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(M)ost (V)enomous (P)layer

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On: Wed, Oct 13, 2010 at 9:54AM | By: Lou Ruggieri


(M)ost (V)enomous (P)layer

If you are among the millions of NFL fans out there, odds are you know what it feels like when a division rival’s best player gets injured or retires from the game. You know it’s good for your team, but it’s a bittersweet feeling at best. Sure if Peyton Manning got hurt, it will be good for the Texans, Titans, and Jaguar fans (and frankly, good for every team but the Colts, come to think of it). But suddenly beating the Colts won’t mean nearly as much with Curtis Painter at the helm. The victories would still be happily accepted, but they would be bittersweet to some extent. A win against a team at full strength feels more like victory than against a team that is depleted. Beyond that, a day in the NFL without Peyton Manning is a much worse NFL than the one with Peyton Manning. The league suffers if it loses one of its most fierce and demonstrative players for any amount of time.  

Such is the feeling Chevy and Ford more than likely shared when Dodge announced that it was discontinuing the Viper back on July 1 of this year. Sure, it trims the competition a bit and is one less 600 horsepower supercar the ZR-1 and GT500 have to deal with, but somehow it just feels like a hollow advancement up the ranks. Well, that feeling has come and gone faster than a Prius’ 0-60mph time, because Dodge’s MVP is on its way out of retirement and training to get back on the field. According to Autoweek.com, a concept rendition of what should be the next Viper was unveiled by Chrysler CEO Sergio Marchionne at a convention center in Orlando, Florida.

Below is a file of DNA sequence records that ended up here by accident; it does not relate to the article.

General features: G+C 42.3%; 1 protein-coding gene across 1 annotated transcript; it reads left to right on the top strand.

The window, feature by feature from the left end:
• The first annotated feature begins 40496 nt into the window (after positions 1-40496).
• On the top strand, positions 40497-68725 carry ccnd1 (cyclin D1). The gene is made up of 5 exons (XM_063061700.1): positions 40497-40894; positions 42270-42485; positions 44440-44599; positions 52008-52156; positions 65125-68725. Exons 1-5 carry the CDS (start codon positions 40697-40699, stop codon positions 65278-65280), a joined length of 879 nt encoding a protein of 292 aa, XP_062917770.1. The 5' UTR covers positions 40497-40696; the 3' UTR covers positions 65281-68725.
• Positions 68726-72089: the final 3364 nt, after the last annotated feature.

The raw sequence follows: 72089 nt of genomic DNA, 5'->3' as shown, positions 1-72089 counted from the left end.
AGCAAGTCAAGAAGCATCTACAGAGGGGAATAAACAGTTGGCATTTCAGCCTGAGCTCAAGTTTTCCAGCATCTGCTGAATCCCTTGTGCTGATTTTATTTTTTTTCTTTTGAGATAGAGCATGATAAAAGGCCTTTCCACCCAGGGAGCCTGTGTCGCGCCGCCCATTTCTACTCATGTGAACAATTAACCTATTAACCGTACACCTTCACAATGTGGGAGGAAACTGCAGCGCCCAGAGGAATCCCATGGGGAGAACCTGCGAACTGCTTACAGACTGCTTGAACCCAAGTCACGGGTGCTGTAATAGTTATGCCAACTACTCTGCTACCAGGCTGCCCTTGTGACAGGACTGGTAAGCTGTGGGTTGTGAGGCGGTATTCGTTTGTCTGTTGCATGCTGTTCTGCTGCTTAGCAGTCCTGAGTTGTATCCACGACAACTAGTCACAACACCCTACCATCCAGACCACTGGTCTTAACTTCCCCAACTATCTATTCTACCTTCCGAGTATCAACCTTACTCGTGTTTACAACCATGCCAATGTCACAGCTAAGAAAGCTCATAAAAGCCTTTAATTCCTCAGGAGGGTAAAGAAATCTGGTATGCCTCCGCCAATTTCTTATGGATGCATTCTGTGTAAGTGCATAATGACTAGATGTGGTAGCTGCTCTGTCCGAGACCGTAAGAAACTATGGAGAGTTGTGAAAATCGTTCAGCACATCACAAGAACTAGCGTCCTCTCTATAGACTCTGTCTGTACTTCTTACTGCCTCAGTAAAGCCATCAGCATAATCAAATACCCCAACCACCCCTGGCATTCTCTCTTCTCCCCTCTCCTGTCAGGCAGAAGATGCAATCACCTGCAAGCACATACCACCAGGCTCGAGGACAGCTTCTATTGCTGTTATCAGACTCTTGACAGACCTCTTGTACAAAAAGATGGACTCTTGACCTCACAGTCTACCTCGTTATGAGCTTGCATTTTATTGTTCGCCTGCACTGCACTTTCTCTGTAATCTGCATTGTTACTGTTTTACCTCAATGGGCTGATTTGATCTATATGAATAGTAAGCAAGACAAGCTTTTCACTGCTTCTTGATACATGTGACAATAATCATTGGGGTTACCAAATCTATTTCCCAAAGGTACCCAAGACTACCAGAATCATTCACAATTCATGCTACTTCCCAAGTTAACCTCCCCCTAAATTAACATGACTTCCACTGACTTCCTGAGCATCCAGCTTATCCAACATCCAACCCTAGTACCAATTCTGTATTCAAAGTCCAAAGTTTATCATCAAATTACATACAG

Little is known about the concept (unless you happen to have been one of the few thousand attending the Florida convention), but what is known is that the current Mercedes SLS AMG was originally slated to be the next Viper, and for reasons known only to Chrysler and Mercedes execs. And if you take a long look at the SLS, it isn’t too hard to see its inner Viper. Take away the trademark gull wing doors, keep the aluminum space frame and body, adjustable damping system, and double-wishbone suspension and the car starts to make a lot of sense. The open mouth grile of the SLS AMG could easily be turned into a venomous snarl, and with some clever engineering, a slight more curvaceous Viper body could easily be molded onto the current Mercedes hot rod.

The big question is what will be under the hood? Although the current SLS AMG engine is an impressive 6.3-liter V8 that puts down 563 serious horsepower, that number is dwarfed in size and potency by the outgoing 8.3-liter V10 that made a ridiculous 600 horsepower. Seeing as how the Viper has always had a ten-cylinder motor, it would be hard to imagine it without one … And certainly the Viper faithful would make quite the stink if Chrysler decided to try to mess with success. No real fan would want to see Peyton Manning come back from injury and try to start throwing left handed, would they?

The new Viper is set to hit the streets in 2012, which will be none too soon. Chrysler’s performance division has been treading water with cars like the SRT Challenger, Charger, and 300, but has no answer for anything more powerful than a Camaro, Mustang GT, base Corvette, or quite frankly, anything at the elite level of the hyper horsepower battle.

Much like the opposing defense watching a healthy Peyton trot back on the field, Ford, Chevy, and anyone else in the supercar market will once again have to step up their game because Chrysler’s big gun is coming back to the playing field, and is ready to start racking up some Ws.


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